Sometimes I think I’m remembering wrong and the 1990s wasn’t such a superior decade for filmmaking. Then I watch a film like Twelve Monkeys.

4/4★★★★

CREDITS

Directed by Terry Gilliam; written by David Webb Peoples and Janet Peoples, based on the film La Jetée by Chris Marker; director of photography, Roger Pratt; edited by Mick Audsley; music by Paul Buckmaster; production designer, Jeffrey Beecroft; produced by Charles Roven; released by Universal Pictures.

Starring Bruce Willis (James Cole), Madeleine Stowe (Kathryn Railly), Brad Pitt (Jeffrey Goines), Christopher Plummer (Dr. Goines), David Morse (Dr. Peters), Frank Gorshin (Dr. Fletcher), Jon Seda (Jose) and Joseph Melito (Young James).


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16 Blocks (2006, Richard Donner)

Bruce Willis has had more comebacks–commercial and artistic–than any actor I can think of… Pulp Fiction was artistic, Die Hard: With a Vengeance was a commercial one, The Sixth Sense was both (his performance any way), and he’s due. (I just realized, the trips tend to come with comedic ventures). 16 Blocks is probably not his best performance–though he’s excellent–but it is the first sign he’s going to age gracefully. Willis’s generation of actor–and even the one before his, if Harrison Ford is any indication–has been rather uncomfortable with the whole aging process. It’s always these fifty year-olds with three year-old babies. None of those perks for Willis in this film. He’s fat and slow and, even when he gets going, he never really moves fast.

The film is far from perfect–it’s got an intense set-up and the first forty-five minutes were incredibly smart, the film kept the audience in the dark, letting the actors do their work. It’s not quite a real-time film, which is good, since those never really work out, but there’s too much thrown into the film… too much construction. Richard Wenk writes good dialogue and good characters, but he runs out of situations. He also plays three major tricks on the audience, all but one are expected, but the film’s so affable it’s impossible to get upset with it.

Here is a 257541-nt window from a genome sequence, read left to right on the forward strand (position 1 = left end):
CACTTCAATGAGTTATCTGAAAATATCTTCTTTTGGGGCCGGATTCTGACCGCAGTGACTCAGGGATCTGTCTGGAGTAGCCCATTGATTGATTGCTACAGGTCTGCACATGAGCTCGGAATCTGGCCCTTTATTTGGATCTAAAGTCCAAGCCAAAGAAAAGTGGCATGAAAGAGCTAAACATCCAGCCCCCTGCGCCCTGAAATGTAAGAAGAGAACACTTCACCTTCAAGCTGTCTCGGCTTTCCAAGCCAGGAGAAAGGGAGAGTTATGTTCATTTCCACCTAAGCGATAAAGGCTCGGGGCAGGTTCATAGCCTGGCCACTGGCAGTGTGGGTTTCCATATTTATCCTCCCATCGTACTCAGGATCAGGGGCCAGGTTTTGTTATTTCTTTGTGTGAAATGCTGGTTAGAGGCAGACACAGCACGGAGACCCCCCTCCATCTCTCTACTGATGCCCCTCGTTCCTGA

Mos Def contributes a lot to the affability and he and Willis are great together, with Willis actually doing different work than he usually does in his buddy films. David Morse, of course, turns in the best performance. Watching this guy chew gum is amazing….

There’s also the playful tone Donner takes with the film. Donner knows how to make a film entertaining and never takes 16 Blocks off track. The editing is good and the cinematography is great–so good I thought I’d recognize the name, but did not. It’s a lower budget film for Donner, who–I think–put together the financing himself, and it’s a practice he should stick with. He knows what he’s doing.

3/4★★★

CREDITS

Directed by Richard Donner; written by Richard Wenk; director of photography, Glen MacPherson; edited by Steven Mirkovich; music by Klaus Badelt; production designer, Arv Greywal; produced by Avi Lerner, Randall Emmett, John Thompson, Arnold Rifkin and Jim Van Wyck; released by Warner Bros.

Starring Bruce Willis (Jack Mosley), Mos Def (Eddie Bunker), David Morse (Frank Nugent), Cylk Cozart (Jimmy Mulvey) and David Zayas (Robert Torres).